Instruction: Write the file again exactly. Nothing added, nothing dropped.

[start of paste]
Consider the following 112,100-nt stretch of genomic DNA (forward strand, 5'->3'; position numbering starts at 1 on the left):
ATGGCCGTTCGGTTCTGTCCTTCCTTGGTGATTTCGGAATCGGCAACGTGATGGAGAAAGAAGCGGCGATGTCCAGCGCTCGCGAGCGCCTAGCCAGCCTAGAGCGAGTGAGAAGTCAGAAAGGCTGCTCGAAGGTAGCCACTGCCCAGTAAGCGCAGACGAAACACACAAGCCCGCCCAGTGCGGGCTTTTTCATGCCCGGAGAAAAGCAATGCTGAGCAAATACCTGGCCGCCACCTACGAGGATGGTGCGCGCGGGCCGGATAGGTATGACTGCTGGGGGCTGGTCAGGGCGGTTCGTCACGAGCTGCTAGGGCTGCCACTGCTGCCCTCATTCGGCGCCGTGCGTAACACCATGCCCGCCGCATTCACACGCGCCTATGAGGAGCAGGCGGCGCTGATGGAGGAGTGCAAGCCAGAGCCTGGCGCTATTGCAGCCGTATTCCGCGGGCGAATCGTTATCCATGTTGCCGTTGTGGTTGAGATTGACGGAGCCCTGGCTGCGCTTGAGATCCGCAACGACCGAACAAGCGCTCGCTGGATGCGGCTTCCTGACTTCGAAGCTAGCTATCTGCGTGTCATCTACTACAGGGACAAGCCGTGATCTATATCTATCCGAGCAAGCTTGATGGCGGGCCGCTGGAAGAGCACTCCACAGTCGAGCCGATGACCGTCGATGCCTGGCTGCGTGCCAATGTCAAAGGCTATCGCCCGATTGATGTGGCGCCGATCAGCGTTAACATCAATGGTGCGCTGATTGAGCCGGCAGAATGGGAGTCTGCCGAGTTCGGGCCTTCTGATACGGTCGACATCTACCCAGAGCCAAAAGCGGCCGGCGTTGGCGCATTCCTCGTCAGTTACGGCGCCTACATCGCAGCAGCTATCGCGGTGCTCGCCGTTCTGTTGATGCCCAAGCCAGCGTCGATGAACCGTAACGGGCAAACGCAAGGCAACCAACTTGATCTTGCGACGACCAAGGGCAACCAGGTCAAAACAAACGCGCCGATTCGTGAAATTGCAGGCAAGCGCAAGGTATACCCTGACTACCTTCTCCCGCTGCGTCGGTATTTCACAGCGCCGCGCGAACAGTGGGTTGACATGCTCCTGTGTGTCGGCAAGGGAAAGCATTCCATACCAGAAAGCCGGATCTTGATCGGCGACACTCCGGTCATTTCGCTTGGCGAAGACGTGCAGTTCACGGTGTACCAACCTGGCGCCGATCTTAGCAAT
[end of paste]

Consider the following 112,100-nt stretch of genomic DNA (forward strand, 5'->3'; position numbering starts at 1 on the left):
ATGGCCGTTCGGTTCTGTCCTTCCTTGGTGATTTCGGAATCGGCAACGTGATGGAGAAAGAAGCGGCGATGTCCAGCGCTCGCGAGCGCCTAGCCAGCCTAGAGCGAGTGAGAAGTCAGAAAGGCTGCTCGAAGGTAGCCACTGCCCAGTAAGCGCAGACGAAACACACAAGCCCGCCCAGTGCGGGCTTTTTCATGCCCGGAGAAAAGCAATGCTGAGCAAATACCTGGCCGCCACCTACGAGGATGGTGCGCGCGGGCCGGATAGGTATGACTGCTGGGGGCTGGTCAGGGCGGTTCGTCACGAGCTGCTAGGGCTGCCACTGCTGCCCTCATTCGGCGCCGTGCGTAACACCATGCCCGCCGCATTCACACGCGCCTATGAGGAGCAGGCGGCGCTGATGGAGGAGTGCAAGCCAGAGCCTGGCGCTATTGCAGCCGTATTCCGCGGGCGAATCGTTATCCATGTTGCCGTTGTGGTTGAGATTGACGGAGCCCTGGCTGCGCTTGAGATCCGCAACGACCGAACAAGCGCTCGCTGGATGCGGCTTCCTGACTTCGAAGCTAGCTATCTGCGTGTCATCTACTACAGGGACAAGCCGTGATCTATATCTATCCGAGCAAGCTTGATGGCGGGCCGCTGGAAGAGCACTCCACAGTCGAGCCGATGACCGTCGATGCCTGGCTGCGTGCCAATGTCAAAGGCTATCGCCCGATTGATGTGGCGCCGATCAGCGTTAACATCAATGGTGCGCTGATTGAGCCGGCAGAATGGGAGTCTGCCGAGTTCGGGCCTTCTGATACGGTCGACATCTACCCAGAGCCAAAAGCGGCCGGCGTTGGCGCATTCCTCGTCAGTTACGGCGCCTACATCGCAGCAGCTATCGCGGTGCTCGCCGTTCTGTTGATGCCCAAGCCAGCGTCGATGAACCGTAACGGGCAAACGCAAGGCAACCAACTTGATCTTGCGACGACCAAGGGCAACCAGGTCAAAACAAACGCGCCGATTCGTGAAATTGCAGGCAAGCGCAAGGTATACCCTGACTACCTTCTCCCGCTGCGTCGGTATTTCACAGCGCCGCGCGAACAGTGGGTTGACATGCTCCTGTGTGTCGGCAAGGGAAAGCATTCCATACCAGAAAGCCGGATCTTGATCGGCGACACTCCGGTCATTTCGCTTGGCGAAGACGTGCAGTTCACGGTGTACCAACCTGGCGCCGATCTTAGCAAT